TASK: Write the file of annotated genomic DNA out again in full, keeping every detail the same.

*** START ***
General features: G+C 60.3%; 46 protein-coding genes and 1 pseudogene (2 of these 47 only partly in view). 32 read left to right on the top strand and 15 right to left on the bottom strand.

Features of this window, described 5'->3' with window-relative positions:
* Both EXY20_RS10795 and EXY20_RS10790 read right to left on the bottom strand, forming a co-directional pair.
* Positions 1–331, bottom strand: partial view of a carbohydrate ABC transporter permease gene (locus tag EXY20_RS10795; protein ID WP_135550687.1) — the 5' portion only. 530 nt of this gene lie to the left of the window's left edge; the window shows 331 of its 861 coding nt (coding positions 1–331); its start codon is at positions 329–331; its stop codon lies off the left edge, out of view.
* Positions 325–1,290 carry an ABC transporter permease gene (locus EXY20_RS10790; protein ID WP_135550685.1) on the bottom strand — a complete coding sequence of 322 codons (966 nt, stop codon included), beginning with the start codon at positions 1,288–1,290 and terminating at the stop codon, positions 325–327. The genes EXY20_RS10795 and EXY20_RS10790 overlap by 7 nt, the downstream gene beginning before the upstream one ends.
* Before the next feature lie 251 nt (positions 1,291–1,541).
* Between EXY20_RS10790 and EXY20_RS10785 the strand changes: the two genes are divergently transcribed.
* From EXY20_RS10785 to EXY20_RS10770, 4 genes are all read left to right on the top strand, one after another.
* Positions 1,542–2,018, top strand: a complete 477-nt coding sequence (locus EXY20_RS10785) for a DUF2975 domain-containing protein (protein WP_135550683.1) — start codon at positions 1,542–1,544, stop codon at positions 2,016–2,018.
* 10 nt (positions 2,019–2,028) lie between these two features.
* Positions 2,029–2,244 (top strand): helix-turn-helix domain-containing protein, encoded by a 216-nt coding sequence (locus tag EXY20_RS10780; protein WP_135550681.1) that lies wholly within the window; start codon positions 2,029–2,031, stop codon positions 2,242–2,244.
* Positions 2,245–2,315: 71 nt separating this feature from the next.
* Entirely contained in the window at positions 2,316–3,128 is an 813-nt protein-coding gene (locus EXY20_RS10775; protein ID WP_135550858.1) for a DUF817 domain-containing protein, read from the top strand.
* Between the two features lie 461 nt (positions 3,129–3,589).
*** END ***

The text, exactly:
General features: G+C 60.3%; 46 protein-coding genes and 1 pseudogene (2 of these 47 only partly in view). 32 read left to right on the top strand and 15 right to left on the bottom strand.

Features of this window, described 5'->3' with window-relative positions:
* Both EXY20_RS10795 and EXY20_RS10790 read right to left on the bottom strand, forming a co-directional pair.
* Positions 1–331, bottom strand: partial view of a carbohydrate ABC transporter permease gene (locus tag EXY20_RS10795; protein ID WP_135550687.1) — the 5' portion only. 530 nt of this gene lie to the left of the window's left edge; the window shows 331 of its 861 coding nt (coding positions 1–331); its start codon is at positions 329–331; its stop codon lies off the left edge, out of view.
* Positions 325–1,290 carry an ABC transporter permease gene (locus EXY20_RS10790; protein ID WP_135550685.1) on the bottom strand — a complete coding sequence of 322 codons (966 nt, stop codon included), beginning with the start codon at positions 1,288–1,290 and terminating at the stop codon, positions 325–327. The genes EXY20_RS10795 and EXY20_RS10790 overlap by 7 nt, the downstream gene beginning before the upstream one ends.
* Before the next feature lie 251 nt (positions 1,291–1,541).
* Between EXY20_RS10790 and EXY20_RS10785 the strand changes: the two genes are divergently transcribed.
* From EXY20_RS10785 to EXY20_RS10770, 4 genes are all read left to right on the top strand, one after another.
* Positions 1,542–2,018, top strand: a complete 477-nt coding sequence (locus EXY20_RS10785) for a DUF2975 domain-containing protein (protein WP_135550683.1) — start codon at positions 1,542–1,544, stop codon at positions 2,016–2,018.
* 10 nt (positions 2,019–2,028) lie between these two features.
* Positions 2,029–2,244 (top strand): helix-turn-helix domain-containing protein, encoded by a 216-nt coding sequence (locus tag EXY20_RS10780; protein WP_135550681.1) that lies wholly within the window; start codon positions 2,029–2,031, stop codon positions 2,242–2,244.
* Positions 2,245–2,315: 71 nt separating this feature from the next.
* Entirely contained in the window at positions 2,316–3,128 is an 813-nt protein-coding gene (locus EXY20_RS10775; protein ID WP_135550858.1) for a DUF817 domain-containing protein, read from the top strand.
* Between the two features lie 461 nt (positions 3,129–3,589).